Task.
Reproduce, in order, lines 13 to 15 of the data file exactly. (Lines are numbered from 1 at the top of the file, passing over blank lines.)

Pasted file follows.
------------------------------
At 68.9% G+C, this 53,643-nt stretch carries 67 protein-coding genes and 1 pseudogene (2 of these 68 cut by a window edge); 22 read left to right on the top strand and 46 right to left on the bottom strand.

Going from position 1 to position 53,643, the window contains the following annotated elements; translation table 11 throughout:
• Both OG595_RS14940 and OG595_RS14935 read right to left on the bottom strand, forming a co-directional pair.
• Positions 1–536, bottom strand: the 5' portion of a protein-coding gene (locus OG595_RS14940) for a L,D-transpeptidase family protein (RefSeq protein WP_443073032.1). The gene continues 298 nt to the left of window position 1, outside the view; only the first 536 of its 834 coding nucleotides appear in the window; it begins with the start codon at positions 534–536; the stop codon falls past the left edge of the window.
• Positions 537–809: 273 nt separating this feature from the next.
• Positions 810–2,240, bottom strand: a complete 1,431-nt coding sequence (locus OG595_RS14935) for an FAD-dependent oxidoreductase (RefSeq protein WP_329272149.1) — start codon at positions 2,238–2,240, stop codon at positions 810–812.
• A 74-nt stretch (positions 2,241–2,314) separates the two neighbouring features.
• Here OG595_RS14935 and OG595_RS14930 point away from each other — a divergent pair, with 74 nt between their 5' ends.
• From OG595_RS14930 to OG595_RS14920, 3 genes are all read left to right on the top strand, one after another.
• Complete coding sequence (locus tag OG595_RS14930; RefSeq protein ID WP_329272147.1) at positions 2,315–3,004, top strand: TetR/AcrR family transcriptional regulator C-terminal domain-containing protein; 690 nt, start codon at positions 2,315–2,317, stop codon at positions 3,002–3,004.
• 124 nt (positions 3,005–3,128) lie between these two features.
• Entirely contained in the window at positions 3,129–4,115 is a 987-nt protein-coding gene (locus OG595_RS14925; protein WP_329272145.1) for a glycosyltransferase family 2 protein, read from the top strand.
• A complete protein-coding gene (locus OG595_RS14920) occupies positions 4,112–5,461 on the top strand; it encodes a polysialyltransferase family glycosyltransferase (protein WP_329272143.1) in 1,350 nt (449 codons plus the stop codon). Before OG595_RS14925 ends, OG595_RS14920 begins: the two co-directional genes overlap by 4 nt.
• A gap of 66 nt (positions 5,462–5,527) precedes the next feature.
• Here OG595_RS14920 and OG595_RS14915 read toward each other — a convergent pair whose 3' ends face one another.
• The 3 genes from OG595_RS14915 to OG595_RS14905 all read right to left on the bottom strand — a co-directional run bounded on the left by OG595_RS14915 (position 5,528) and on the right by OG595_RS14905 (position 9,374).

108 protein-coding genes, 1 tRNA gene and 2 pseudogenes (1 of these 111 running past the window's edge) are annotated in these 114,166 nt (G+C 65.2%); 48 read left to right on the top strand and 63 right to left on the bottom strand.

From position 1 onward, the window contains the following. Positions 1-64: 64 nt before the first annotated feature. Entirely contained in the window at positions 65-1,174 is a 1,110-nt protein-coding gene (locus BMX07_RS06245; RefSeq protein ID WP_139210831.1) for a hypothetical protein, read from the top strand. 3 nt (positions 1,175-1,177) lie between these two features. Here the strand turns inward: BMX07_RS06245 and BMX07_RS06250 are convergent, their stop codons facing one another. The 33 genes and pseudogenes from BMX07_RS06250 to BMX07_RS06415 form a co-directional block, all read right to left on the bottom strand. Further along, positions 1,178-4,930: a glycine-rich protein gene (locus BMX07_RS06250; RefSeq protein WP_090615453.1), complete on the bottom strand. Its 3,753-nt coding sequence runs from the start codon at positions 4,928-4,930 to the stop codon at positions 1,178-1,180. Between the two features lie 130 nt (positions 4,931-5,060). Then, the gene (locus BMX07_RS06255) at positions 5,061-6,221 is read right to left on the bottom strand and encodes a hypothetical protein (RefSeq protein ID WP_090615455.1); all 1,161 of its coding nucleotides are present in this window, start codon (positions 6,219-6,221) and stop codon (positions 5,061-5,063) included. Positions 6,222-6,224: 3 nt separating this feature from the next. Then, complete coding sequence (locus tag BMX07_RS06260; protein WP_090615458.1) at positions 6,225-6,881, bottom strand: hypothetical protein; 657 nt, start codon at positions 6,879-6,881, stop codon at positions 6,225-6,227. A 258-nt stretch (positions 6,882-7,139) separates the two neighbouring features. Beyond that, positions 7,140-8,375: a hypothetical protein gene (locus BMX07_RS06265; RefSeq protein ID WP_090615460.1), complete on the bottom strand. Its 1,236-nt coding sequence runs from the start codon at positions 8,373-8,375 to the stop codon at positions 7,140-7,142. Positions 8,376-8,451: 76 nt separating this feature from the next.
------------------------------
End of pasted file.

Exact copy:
• A complete protein-coding gene (locus OG595_RS14920) occupies positions 4,112–5,461 on the top strand; it encodes a polysialyltransferase family glycosyltransferase (protein WP_329272143.1) in 1,350 nt (449 codons plus the stop codon). Before OG595_RS14925 ends, OG595_RS14920 begins: the two co-directional genes overlap by 4 nt.
• A gap of 66 nt (positions 5,462–5,527) precedes the next feature.
• Here OG595_RS14920 and OG595_RS14915 read toward each other — a convergent pair whose 3' ends face one another.